In the hundred years since Fordham began admitting women to the Law School, men have played various roles in the academic and professional experiences of women, sometimes helpful, sometimes not.
Hon. Amy Piro Chambers ’74 can speak to both aspects. While she warmly remembers her professors at Fordham and the fine education they provided, she does recall one professor who made a point of never calling on women in class—except for one day when he would only call on women. Chambers did not let this faze her.
During her 2L year as she was looking for a summer job—at a time when female summer law clerks were uncommon—she was invited to interview at Breslin & Breslin, located across the street from the American Renaissance–style Bergen County Courthouse in Hackensack. Upon learning of her Fordham Law pedigree, Jerry Breslin ’63, her interviewer, offered her a job on the spot. She accepted, and worked there as a law clerk for the summer.
“So the Fordham Law graduate who made the biggest difference in my career was a man,” Chambers states unequivocally.
Grateful for Breslin’s kindness and impressed by the strength of Fordham Law community bonds, Chambers believes that this experience was a springboard into her distinguished career in the state of New Jersey.
“I remember leaving that interview, looking up at that courthouse, and thinking, ‘What a beautiful state and what a great place to practice law,’ ” she says.
In the decades since she first entered law school, Chambers has had an inside view on how the legal profession and its general attitude toward women have evolved. “People couldn’t get their heads around the fact that women wanted to go into law,” she recalls of her early years. “Women in law school were unusual.”
When Chambers began her tenure as a judge of the Superior Court of New Jersey in 1986, seeing women in the judiciary was also unusual. “Those were the ‘lady judge’ days,” she says, a reference to the way people sometimes referred to female judges at the time.
“When I first went on the bench, you felt as a woman judge that you were under a microscope,” she says. Fortunately, change was already being made in New Jersey due to a strong coalition of women.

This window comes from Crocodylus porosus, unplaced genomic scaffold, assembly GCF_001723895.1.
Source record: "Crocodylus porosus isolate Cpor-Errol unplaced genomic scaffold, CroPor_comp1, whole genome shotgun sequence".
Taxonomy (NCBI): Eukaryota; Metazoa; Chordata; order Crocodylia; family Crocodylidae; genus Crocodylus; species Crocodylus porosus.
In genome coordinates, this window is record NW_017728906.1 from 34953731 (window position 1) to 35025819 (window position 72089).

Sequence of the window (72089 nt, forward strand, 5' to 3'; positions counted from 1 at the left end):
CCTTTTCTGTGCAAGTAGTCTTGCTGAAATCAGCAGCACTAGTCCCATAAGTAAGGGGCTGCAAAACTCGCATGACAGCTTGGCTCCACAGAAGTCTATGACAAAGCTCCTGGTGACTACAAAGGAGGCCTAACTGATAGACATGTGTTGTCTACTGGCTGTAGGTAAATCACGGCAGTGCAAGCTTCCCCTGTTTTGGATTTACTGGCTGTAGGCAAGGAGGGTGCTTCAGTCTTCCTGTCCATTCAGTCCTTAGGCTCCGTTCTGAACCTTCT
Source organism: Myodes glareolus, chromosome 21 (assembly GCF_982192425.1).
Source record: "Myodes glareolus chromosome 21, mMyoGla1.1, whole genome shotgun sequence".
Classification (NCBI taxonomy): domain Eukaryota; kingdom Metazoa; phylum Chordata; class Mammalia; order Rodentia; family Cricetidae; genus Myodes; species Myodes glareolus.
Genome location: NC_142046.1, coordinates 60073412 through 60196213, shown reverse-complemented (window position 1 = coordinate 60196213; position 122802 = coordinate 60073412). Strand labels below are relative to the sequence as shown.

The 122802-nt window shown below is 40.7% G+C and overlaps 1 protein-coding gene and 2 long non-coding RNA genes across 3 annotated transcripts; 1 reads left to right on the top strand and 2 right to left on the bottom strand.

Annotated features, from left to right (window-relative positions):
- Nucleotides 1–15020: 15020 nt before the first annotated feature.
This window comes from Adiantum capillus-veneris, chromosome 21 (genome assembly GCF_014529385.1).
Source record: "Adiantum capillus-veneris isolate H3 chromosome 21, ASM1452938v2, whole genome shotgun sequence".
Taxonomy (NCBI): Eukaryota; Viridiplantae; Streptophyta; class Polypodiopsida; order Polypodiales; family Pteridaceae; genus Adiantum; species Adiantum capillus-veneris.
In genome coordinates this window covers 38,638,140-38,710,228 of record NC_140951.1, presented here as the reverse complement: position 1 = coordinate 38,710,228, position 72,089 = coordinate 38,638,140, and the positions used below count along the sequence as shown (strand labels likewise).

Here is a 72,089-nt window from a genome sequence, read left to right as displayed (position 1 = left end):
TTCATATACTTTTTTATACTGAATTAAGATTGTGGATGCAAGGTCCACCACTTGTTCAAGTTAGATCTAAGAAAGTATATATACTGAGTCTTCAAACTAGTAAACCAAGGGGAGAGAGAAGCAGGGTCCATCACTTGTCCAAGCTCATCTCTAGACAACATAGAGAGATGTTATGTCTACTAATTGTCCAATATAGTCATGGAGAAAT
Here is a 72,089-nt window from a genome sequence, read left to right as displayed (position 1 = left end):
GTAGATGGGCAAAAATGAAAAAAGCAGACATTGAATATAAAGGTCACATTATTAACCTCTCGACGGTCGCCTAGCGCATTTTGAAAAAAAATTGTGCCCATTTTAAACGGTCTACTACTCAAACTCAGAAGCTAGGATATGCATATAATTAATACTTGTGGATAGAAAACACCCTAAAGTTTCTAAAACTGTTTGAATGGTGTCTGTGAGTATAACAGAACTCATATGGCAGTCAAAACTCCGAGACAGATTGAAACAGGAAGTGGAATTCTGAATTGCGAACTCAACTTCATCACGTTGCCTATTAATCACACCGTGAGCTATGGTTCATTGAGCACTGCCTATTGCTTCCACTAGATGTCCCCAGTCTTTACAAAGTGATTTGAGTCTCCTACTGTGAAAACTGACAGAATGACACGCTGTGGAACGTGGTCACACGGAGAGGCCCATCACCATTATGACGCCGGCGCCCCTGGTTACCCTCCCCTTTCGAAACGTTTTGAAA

“We had an enormously supportive group of women judges,” Chambers says, “and every year there would be new ones.”
When she first started work in the Superior Court of New Jersey, Chambers would attend small get-togethers where every female judge in New Jersey was present—a way to keep in touch and draw support and encouragement from one another. Eventually the group got so large that the small get-togethers were no longer possible, a palpable sign of progress.
Before she attended Fordham Law, Chambers enjoyed both the humanities and math and science courses—and she didn’t want to have to choose between them. “I wanted something that combined the logic from math and science with the issues from the humanities,” she says. A career in law—with its formal rules and regulations applied to the complex, and often messy, business of everyday life—made sense.
Chambers adds that her work on the bench, from which she retired in 2010, was rewarding in part because it was so intellectually challenging. “There’s a great deal of satisfaction getting a difficult case and reaching a logical and just decision,” she says.
She notes that women have come a long way in the legal profession since 1918, when Fordham Law began admitting women: indeed, since then they have won the right to vote in the United States, seen steadily increasing representation in the judiciary and law offices, and in 2016, for the first time, there were more women in law school than men. “It’s an incredible, historic transition,” she says.
“It really shows the power of human beings to grow, and Fordham Law has been a microcosm of this trend for the past hundred years.”